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Gillian Church

Nursing 217

Surgical Rotation

January 8, 2015

Planning/Implementation/Evaluation
Nursing Diagnosis: Risk for peripheral neurovascular dysfunction r/t orthopedic (TKR) surgery and trauma to tissues
Long-Term Goal: Experiences no peripheral vascular dysfunction
Outcome Criteria
1.

Interventions

Pt. will have


adequate peripheral
neuro-vascular
function AEB:
a) 2+ peripheral
pulses
b) extremities
warm/pink
c) able to move
extremities
d) states able to feel
touch/sensation in
extremities

1. Perform neurovascular
assessment q 4 hours

2. Pt. will have no


s&s of DVT AEB:

2. Assess for S&S of DVT


q 4 hours

Assessment

Rationale
1. Perform a neurovascular assessment every 4 hours by
assessing CSMT to assess nerve function and circulatory
status. Assess circulation by finding peripheral pulses
(dosalis pedis & posterior tibial) distal to the trauma/surgical
site to assure blood and oxygen are circulating through the
entire extremity. If the pulses are present, there arent signs
of disruption in circulation to the extremity. Assess sensation
by lightly touching the skin proximal & distal to the surgical
site. Ask the pt. if she has any unusual sensations like
hypersensitivity, tingling, prickling, decreased feeling, or
numbness. If the pt. has any of these unusual sensations,
this may be sign of peripheral neurovascular dysfunction
(compartment syndrome, caused by hemorrhage &/or
edema). Assess movement by asking the pt. to perform
appropriate ROM exercises on the unaffected extremity &
then the affected extremity. If pt. is unable to move
extremities, this can indicate impending muscle, nerve, &
vascular cellular death, &/or compartment syndrome. Lastly,
assess color & temperature below the surgical site. If
extremity is cold &/or bluish, pt. may have arterial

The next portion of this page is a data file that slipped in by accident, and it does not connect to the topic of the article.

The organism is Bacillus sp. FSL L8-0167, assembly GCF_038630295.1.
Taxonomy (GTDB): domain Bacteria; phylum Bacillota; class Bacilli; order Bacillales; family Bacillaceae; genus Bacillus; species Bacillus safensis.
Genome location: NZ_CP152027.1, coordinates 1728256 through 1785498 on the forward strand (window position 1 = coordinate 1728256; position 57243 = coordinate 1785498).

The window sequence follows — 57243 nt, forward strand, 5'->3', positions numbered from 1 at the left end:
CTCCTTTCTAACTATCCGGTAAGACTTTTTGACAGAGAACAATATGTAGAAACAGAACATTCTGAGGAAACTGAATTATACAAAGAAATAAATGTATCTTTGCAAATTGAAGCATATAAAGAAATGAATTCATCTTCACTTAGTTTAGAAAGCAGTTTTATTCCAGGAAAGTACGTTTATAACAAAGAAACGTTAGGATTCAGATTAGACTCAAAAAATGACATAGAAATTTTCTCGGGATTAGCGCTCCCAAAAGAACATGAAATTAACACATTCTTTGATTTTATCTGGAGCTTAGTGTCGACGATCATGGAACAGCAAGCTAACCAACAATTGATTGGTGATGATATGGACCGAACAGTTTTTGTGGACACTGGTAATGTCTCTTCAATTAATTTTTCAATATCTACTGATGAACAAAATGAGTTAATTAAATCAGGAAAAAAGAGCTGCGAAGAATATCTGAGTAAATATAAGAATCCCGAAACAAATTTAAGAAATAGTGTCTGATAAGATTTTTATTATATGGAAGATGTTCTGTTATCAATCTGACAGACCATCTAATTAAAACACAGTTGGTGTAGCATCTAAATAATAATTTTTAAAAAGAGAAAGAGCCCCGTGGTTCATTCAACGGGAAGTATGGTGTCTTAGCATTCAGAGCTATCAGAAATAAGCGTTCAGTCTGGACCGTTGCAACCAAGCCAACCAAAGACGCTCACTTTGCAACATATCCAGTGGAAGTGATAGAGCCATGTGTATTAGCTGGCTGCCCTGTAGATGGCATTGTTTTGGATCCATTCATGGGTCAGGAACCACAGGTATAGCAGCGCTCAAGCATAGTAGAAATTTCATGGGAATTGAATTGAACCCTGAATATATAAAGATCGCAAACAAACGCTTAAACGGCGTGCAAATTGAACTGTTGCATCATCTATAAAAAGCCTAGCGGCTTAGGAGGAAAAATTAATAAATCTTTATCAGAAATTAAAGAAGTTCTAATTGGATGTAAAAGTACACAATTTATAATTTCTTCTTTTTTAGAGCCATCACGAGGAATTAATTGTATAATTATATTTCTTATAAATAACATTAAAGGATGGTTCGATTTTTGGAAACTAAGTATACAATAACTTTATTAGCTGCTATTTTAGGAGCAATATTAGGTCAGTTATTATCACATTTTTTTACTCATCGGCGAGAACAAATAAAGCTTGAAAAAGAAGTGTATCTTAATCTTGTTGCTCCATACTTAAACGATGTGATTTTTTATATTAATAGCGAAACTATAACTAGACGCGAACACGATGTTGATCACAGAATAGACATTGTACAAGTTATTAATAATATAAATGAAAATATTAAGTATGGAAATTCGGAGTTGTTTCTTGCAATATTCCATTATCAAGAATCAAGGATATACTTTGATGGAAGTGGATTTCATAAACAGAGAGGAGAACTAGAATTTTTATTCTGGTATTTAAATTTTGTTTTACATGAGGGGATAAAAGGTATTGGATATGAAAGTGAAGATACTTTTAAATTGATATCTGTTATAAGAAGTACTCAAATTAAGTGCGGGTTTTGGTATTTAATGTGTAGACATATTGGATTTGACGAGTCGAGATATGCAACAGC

insufficiency or arterial damage. A reddened, very warm-hot
extremity may indicate infection. Any disruption to
circulation, sensation, movement, or temperature to an
extremity indicates peripheral neurovascular dysfunction.
This pt. needs this assessment because of her TKR and
having trauma to her R knee. This surgery could have
potentially disrupted neurovascular function.
Ackley, Ladwig Nursing Diagnosis Handbook

2. Assess the patient for signs and symptoms of deep

Evaluation
1. Pt. fully met
this outcome.
Plan is ongoing.

2. Pt. fully met


this outcome.

a) edema in 1 or both
extremities
b) pt. c/o
cramping/soreness
pain or tenderness in
extremity
c) red, warm
extremity

Plan is ongoing.
Assessment

vein thrombosis. Signs and symptoms to assess for


include edema, red, warm skin, cramping, soreness
or tenderness in legs. This pt. needs to be assessed
for DVT because she is at higher risk d/t having
surgery, and being obese. If the pt. were to develop
a blood clot, this could cause a disruption in
neurovascular function by disrupting blood flow,
resulting in decreased or ceasing circulation and
causing ischemia and cell death.
Ackley, Ladwig Nursing Diagnosis Handbook

3. Pt. will ambulate


with wheeled walker
100 ft. QID

3. Assist pt. to ambulate


with wheeled walker 100
ft. QID

Independent

3. Assist the patient to ambulate with a wheeled walker


for at least 100 feet 4 times per day. This pt. just had a
TKR. Ambulation is encouraged as early as possible to
prevent complications of immobility, build muscle
strength, and reduce risk of DVT formation. Immobility
is a risk factor for DVT, so ambulation will decrease